Of the tools and techniques described above, the most commonly relied-upon method for identity verification both during new account enrollment and for ongoing user authentication is knowledge-based authentication. However, as large-scale data breaches become increasingly commonplace, approaches relying on KBA and PII are far less reliable than in the past. In the first half of 2017 alone, there were 918 reported data breaches impacting more than 1.9 billion records, with PII comprising the majority of the breached data. And, of course, everyone is aware of the recent Equifax data breach, which exposed sensitive PII including social security numbers, driver’s license numbers, birth dates and more, of more than 143 million people. With so much consumer PII readily available for fraudsters to use, it has become clear that relying on PII and KBA is no longer a viable method for identity verification or user authentication.
Given this new state of affairs, banks should expect to see an increase in identity theft cases among their customers and be prepared to face a higher risk of synthetic identity fraud. That’s because the social security numbers and other PII exposed in the Equifax breach is the exact type of data that traditionally forms the foundation of synthetic identity fraud. This creates a two-sided problem, where consumers are subject to identity theft and businesses don’t know if they’re dealing with legitimate customers. As a result, trust in the security of digital channels – and digital banking – is being eroded. This is a systemic problem that will be repeated over and over due to the widespread reliance on passwords and PII for identity verification, and the never-ending tide of data breaches.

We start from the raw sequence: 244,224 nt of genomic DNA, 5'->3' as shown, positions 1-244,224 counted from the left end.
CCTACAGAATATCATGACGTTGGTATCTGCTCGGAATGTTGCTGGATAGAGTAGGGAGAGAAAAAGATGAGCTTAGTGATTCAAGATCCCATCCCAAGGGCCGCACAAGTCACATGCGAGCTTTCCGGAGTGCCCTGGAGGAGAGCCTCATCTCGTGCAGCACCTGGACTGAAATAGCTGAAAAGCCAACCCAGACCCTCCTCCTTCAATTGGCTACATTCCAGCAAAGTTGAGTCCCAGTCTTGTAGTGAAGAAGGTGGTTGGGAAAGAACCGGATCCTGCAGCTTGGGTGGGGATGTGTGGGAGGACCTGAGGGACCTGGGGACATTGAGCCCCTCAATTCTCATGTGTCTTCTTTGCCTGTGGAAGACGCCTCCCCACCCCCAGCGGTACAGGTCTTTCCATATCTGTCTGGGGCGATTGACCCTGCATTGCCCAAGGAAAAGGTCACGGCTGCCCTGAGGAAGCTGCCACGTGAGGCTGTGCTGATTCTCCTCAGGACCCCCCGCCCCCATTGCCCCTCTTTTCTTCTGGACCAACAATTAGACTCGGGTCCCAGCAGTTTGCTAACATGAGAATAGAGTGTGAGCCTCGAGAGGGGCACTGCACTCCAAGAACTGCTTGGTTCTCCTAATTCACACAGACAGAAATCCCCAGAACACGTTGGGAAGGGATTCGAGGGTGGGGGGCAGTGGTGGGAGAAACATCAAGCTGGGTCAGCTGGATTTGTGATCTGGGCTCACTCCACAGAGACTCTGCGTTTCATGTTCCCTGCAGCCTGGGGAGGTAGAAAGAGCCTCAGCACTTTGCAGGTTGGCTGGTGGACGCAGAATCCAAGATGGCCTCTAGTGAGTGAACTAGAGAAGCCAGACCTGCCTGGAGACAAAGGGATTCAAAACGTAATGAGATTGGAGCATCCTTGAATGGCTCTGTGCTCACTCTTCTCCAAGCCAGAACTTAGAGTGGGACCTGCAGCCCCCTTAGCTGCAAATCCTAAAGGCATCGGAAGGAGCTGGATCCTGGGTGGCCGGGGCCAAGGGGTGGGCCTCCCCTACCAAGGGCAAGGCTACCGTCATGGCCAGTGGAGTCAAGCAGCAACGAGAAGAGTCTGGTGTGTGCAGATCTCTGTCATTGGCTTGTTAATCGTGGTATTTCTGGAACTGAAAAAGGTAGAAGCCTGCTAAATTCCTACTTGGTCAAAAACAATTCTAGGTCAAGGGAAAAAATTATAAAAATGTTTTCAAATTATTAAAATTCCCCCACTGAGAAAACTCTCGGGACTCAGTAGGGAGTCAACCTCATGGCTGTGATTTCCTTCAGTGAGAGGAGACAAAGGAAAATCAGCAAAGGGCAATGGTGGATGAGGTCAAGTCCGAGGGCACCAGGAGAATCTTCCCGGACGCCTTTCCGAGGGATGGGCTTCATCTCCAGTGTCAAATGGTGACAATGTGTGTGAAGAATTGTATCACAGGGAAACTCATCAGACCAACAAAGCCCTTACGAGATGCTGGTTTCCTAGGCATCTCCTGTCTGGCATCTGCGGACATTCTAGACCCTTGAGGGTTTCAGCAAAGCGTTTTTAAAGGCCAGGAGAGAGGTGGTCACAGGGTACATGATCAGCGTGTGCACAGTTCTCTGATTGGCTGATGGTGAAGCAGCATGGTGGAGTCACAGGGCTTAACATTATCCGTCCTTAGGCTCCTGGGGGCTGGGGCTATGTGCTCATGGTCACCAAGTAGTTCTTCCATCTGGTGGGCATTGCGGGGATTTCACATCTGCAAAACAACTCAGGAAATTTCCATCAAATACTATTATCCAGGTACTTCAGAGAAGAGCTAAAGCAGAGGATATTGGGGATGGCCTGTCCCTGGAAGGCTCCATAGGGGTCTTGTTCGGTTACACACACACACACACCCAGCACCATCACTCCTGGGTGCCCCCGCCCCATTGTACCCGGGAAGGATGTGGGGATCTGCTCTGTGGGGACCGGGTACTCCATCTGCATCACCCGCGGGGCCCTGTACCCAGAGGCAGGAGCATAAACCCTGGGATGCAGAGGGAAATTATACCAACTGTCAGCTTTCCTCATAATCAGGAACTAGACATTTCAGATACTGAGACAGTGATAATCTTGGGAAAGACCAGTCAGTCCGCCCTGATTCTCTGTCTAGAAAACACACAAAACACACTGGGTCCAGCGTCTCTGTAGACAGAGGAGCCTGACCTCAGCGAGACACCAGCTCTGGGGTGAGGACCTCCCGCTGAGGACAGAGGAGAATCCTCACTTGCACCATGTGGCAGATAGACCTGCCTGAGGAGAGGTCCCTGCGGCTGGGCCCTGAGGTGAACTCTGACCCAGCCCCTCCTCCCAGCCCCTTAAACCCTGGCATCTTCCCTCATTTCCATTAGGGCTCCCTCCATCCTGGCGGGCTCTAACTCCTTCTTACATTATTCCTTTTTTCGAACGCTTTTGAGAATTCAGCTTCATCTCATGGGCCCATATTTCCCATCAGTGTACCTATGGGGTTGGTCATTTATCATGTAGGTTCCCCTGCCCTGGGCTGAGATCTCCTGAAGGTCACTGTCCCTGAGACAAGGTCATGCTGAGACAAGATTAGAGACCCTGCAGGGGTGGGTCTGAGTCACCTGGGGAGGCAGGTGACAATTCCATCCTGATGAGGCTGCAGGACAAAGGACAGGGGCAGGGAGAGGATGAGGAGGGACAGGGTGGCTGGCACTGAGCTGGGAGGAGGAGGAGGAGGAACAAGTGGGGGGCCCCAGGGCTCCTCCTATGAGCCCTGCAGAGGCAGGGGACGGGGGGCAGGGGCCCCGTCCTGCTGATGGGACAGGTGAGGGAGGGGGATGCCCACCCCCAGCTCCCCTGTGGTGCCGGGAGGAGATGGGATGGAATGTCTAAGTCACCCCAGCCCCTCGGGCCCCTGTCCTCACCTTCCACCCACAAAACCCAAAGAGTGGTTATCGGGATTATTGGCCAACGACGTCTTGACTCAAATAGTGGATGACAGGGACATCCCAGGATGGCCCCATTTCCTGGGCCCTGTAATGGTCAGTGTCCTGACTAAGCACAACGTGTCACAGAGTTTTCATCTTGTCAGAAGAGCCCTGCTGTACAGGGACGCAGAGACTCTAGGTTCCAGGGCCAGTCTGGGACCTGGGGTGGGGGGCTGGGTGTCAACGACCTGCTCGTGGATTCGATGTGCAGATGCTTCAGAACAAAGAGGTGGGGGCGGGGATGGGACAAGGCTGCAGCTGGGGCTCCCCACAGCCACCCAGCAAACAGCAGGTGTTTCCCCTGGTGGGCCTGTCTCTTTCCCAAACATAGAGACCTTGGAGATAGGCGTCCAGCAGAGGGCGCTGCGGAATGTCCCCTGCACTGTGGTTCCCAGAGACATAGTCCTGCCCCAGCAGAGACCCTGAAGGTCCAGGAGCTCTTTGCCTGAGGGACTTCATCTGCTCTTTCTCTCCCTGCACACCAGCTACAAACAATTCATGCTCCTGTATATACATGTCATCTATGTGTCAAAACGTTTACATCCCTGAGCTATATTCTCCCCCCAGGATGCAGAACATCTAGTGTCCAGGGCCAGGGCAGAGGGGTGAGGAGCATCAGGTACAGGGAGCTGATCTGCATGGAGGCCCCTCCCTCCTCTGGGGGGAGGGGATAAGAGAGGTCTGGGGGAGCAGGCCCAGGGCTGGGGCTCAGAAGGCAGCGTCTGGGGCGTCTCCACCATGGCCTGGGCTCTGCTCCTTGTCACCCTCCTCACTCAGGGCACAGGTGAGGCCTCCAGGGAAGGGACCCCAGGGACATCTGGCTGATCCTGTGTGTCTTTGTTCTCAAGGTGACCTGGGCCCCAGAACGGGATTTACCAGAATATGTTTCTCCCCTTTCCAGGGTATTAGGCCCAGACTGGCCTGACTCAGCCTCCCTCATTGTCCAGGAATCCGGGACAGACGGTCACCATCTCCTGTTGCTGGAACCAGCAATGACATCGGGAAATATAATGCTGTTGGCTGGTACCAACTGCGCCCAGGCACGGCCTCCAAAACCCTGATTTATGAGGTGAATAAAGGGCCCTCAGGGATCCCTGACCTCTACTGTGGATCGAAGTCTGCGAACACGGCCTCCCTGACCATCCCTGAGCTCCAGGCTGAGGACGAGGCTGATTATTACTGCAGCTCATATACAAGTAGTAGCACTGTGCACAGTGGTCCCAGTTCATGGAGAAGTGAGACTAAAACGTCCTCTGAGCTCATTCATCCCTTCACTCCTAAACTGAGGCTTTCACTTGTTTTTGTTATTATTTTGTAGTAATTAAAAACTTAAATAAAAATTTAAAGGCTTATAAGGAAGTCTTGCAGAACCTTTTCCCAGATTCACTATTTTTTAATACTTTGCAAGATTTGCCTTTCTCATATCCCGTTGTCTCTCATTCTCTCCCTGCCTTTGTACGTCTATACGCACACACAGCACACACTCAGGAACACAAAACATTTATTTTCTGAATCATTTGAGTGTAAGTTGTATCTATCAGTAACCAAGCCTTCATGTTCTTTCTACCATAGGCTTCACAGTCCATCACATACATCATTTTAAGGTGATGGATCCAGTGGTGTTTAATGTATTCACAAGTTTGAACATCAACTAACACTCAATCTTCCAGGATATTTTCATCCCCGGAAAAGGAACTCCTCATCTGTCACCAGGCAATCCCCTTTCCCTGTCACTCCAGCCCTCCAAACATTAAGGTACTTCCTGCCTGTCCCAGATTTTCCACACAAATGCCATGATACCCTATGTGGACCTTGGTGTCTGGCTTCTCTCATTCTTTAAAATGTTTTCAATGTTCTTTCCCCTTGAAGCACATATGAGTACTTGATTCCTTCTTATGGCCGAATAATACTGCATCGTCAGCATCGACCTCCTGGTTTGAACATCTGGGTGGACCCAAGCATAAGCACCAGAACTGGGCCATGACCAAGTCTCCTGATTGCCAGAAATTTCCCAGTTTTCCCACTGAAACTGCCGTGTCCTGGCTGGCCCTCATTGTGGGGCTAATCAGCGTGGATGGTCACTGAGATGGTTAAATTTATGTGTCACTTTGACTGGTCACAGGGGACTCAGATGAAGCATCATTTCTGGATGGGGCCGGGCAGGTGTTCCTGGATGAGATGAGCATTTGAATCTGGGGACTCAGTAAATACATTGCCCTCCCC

The system needs a reset, but what’s next? Banks looking to comply with AML and KYC regulations must quickly move toward other methods of identity verification.
New Mobile Technologies Provide a Solution for Identity Verification in Digital Channels
Fortunately, new mobile technologies make it possible to have strong identity verification in digital channels while assessing customer risk and delivering a superior user experience. With the growing prevalence of smartphones (77 percent of U.S. adults now own one), banks can comply with AML and KYC regulations, as well as mitigate risk by leveraging consumers’ personal mobile devices for ID document verification. Leveraging the same technology that is already in place for enabling mobile remote check deposit, banks can also have customers use their smartphone camera to scan their government-issued IDs for verification.